U.S. railroad crossings to get safety boost
The U.S. Transportation Department's Federal Railroad Administration has proposed a rule that would make it easier for the public to report unsafe conditions at highway-rail grade crossings.
The proposal would require railroads to establish toll-free telephone numbers to allow the public to report malfunctioning highway-rail grade crossing warning signals, disabled vehicles blocking crossings, or any other unsafe conditions at crossings. Once the railroad receives a call from the public, train operators in that area would be immediately notified of the unsafe condition in an effort to avoid an accident.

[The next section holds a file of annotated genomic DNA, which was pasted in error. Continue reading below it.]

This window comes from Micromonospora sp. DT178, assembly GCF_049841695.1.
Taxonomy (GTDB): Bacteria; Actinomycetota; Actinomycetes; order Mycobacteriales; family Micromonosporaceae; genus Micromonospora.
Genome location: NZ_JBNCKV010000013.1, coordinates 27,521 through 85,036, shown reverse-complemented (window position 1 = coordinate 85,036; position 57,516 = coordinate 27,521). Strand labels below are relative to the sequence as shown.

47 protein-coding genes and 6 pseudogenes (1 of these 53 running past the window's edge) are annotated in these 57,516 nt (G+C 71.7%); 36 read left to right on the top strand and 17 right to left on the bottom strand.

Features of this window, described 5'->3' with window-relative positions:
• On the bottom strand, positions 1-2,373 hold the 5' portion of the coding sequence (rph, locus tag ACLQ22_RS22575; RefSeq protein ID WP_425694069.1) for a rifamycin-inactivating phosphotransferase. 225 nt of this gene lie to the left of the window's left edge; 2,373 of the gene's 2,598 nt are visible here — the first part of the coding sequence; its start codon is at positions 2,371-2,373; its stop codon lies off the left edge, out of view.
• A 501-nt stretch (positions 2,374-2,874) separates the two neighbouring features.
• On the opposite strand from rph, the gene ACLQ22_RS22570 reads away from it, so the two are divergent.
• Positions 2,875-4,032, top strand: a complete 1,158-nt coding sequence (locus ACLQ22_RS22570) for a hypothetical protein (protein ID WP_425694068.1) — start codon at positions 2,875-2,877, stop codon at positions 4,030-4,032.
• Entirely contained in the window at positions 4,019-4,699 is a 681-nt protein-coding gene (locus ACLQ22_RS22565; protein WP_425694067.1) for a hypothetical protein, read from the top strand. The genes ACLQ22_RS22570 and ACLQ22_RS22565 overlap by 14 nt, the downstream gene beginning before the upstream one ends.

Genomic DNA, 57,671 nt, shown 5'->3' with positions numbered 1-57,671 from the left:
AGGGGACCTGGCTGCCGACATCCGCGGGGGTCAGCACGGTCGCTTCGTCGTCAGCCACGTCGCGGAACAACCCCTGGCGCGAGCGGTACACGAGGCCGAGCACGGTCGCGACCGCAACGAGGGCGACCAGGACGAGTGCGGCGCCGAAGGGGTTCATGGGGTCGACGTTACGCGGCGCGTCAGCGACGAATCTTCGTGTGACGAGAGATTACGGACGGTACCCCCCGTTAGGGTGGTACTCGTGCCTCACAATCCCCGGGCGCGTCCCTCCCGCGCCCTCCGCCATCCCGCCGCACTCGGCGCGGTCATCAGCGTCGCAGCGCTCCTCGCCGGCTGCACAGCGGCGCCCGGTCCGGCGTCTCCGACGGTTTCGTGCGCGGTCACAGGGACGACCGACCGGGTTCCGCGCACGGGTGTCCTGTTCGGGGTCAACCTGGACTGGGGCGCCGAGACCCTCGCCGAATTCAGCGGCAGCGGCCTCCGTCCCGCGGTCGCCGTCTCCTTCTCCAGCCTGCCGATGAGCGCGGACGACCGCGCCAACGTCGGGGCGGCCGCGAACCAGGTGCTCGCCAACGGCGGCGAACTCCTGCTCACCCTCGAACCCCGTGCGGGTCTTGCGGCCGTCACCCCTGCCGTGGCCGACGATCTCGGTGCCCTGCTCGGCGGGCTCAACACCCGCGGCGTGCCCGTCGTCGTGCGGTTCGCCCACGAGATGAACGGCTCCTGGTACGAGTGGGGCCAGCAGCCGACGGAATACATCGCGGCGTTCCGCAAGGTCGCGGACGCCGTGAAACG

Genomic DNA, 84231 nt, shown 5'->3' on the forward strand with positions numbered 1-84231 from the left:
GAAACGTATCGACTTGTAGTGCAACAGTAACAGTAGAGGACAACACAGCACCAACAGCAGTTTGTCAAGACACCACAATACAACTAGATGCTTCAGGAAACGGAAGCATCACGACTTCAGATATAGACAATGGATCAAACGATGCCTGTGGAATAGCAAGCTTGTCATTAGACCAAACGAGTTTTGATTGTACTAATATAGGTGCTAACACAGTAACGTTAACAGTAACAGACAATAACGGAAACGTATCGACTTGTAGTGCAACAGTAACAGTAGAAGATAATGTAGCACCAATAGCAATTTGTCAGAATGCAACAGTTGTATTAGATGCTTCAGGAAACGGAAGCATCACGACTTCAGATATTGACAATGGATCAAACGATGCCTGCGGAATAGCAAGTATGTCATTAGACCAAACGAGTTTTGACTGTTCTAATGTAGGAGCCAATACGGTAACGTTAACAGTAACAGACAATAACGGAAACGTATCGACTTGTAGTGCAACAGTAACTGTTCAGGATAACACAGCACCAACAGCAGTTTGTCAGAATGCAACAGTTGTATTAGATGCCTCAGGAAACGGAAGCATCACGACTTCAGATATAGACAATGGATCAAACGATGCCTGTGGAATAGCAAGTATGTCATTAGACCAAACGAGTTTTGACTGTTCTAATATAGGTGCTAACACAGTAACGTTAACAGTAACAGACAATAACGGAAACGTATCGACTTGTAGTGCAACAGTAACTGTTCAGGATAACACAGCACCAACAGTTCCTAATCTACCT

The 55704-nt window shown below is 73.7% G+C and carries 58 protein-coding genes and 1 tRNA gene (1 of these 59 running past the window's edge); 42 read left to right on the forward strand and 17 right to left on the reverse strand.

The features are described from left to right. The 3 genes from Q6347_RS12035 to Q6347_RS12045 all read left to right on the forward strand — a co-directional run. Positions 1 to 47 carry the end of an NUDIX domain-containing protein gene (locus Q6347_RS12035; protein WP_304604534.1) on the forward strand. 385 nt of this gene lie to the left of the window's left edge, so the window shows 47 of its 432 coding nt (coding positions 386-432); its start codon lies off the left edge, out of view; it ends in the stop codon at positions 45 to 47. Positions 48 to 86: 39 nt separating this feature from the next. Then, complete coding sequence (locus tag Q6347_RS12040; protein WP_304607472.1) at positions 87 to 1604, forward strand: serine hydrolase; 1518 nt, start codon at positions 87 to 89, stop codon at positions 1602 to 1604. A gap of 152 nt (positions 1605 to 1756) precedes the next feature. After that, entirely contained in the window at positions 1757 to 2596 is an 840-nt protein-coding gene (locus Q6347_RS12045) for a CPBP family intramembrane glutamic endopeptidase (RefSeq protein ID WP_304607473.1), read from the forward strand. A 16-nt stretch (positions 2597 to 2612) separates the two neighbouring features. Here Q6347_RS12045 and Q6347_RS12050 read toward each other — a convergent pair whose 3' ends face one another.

'Giving the public the power to report unsafe conditions at a highway-rail grade crossing can save lives,' said U.S. Transportation Secretary Ray LaHood, in a statement.
The proposal would require railroads to post a toll-free telephone number and the Department's National Crossing Inventory identification number at every highway-rail crossing. All of the larger, Class I freight railroads and larger passenger railroads already have some type of system in place to receive notification of unsafe conditions at grade crossings. However, not all smaller railroads have such a system in place, the FRA said.
Based on National Crossing Inventory data from the end of December 2009, the proposed rule would affect 211,401 highway-rail and pathway grade crossings and 594 railroads, the agency said.
The proposed rule is required by the 2008 Rail Safety Improvement Act, and was developed following public outreach efforts by FRA. Read Federal Register notice here. Comments are due to the FRA by May 3.